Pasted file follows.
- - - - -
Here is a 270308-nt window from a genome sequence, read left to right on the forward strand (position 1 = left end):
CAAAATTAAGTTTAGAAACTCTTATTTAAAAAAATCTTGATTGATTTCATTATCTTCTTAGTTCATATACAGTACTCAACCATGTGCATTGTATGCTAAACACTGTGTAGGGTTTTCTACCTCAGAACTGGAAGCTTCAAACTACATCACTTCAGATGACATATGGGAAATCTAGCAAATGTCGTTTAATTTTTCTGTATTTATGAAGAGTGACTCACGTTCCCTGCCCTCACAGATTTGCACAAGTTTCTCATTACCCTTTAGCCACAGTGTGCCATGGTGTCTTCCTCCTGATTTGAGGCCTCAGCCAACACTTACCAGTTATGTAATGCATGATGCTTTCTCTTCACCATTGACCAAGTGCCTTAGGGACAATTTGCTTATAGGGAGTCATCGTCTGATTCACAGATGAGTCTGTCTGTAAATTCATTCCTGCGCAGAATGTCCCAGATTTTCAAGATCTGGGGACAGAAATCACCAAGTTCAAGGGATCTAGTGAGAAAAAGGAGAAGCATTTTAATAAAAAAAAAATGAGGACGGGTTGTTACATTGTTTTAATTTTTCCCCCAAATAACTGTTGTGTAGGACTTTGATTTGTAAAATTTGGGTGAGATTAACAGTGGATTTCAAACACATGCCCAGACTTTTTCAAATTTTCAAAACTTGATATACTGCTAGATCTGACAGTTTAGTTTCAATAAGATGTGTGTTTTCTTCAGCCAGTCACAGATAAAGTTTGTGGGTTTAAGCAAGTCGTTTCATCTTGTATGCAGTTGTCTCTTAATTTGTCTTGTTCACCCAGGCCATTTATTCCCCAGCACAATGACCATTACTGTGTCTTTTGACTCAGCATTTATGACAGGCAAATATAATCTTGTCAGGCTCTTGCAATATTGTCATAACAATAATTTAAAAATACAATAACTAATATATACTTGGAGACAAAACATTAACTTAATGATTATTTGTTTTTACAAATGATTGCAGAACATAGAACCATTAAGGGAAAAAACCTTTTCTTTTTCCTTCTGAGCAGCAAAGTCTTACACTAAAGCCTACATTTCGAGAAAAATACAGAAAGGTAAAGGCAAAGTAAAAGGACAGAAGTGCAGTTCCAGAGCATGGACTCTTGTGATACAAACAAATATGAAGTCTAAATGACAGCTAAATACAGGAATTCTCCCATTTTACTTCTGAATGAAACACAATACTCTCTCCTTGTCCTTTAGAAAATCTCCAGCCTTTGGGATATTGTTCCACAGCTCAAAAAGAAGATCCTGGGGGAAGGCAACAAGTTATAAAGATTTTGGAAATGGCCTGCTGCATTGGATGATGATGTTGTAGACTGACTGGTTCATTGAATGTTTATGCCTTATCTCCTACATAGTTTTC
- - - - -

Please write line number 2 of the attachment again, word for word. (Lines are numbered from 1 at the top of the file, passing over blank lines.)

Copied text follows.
CAAAATTAAGTTTAGAAACTCTTATTTAAAAAAATCTTGATTGATTTCATTATCTTCTTAGTTCATATACAGTACTCAACCATGTGCATTGTATGCTAAACACTGTGTAGGGTTTTCTACCTCAGAACTGGAAGCTTCAAACTACATCACTTCAGATGACATATGGGAAATCTAGCAAATGTCGTTTAATTTTTCTGTATTTATGAAGAGTGACTCACGTTCCCTGCCCTCACAGATTTGCACAAGTTTCTCATTACCCTTTAGCCACAGTGTGCCATGGTGTCTTCCTCCTGATTTGAGGCCTCAGCCAACACTTACCAGTTATGTAATGCATGATGCTTTCTCTTCACCATTGACCAAGTGCCTTAGGGACAATTTGCTTATAGGGAGTCATCGTCTGATTCACAGATGAGTCTGTCTGTAAATTCATTCCTGCGCAGAATGTCCCAGATTTTCAAGATCTGGGGACAGAAATCACCAAGTTCAAGGGATCTAGTGAGAAAAAGGAGAAGCATTTTAATAAAAAAAAAATGAGGACGGGTTGTTACATTGTTTTAATTTTTCCCCCAAATAACTGTTGTGTAGGACTTTGATTTGTAAAATTTGGGTGAGATTAACAGTGGATTTCAAACACATGCCCAGACTTTTTCAAATTTTCAAAACTTGATATACTGCTAGATCTGACAGTTTAGTTTCAATAAGATGTGTGTTTTCTTCAGCCAGTCACAGATAAAGTTTGTGGGTTTAAGCAAGTCGTTTCATCTTGTATGCAGTTGTCTCTTAATTTGTCTTGTTCACCCAGGCCATTTATTCCCCAGCACAATGACCATTACTGTGTCTTTTGACTCAGCATTTATGACAGGCAAATATAATCTTGTCAGGCTCTTGCAATATTGTCATAACAATAATTTAAAAATACAATAACTAATATATACTTGGAGACAAAACATTAACTTAATGATTATTTGTTTTTACAAATGATTGCAGAACATAGAACCATTAAGGGAAAAAACCTTTTCTTTTTCCTTCTGAGCAGCAAAGTCTTACACTAAAGCCTACATTTCGAGAAAAATACAGAAAGGTAAAGGCAAAGTAAAAGGACAGAAGTGCAGTTCCAGAGCATGGACTCTTGTGATACAAACAAATATGAAGTCTAAATGACAGCTAAATACAGGAATTCTCCCATTTTACTTCTGAATGAAACACAATACTCTCTCCTTGTCCTTTAGAAAATCTCCAGCCTTTGGGATATTGTTCCACAGCTCAAAAAGAAGATCCTGGGGGAAGGCAACAAGTTATAAAGATTTTGGAAATGGCCTGCTGCATTGGATGATGATGTTGTAGACTGACTGGTTCATTGAATGTTTATGCCTTATCTCCTACATAGTTTTC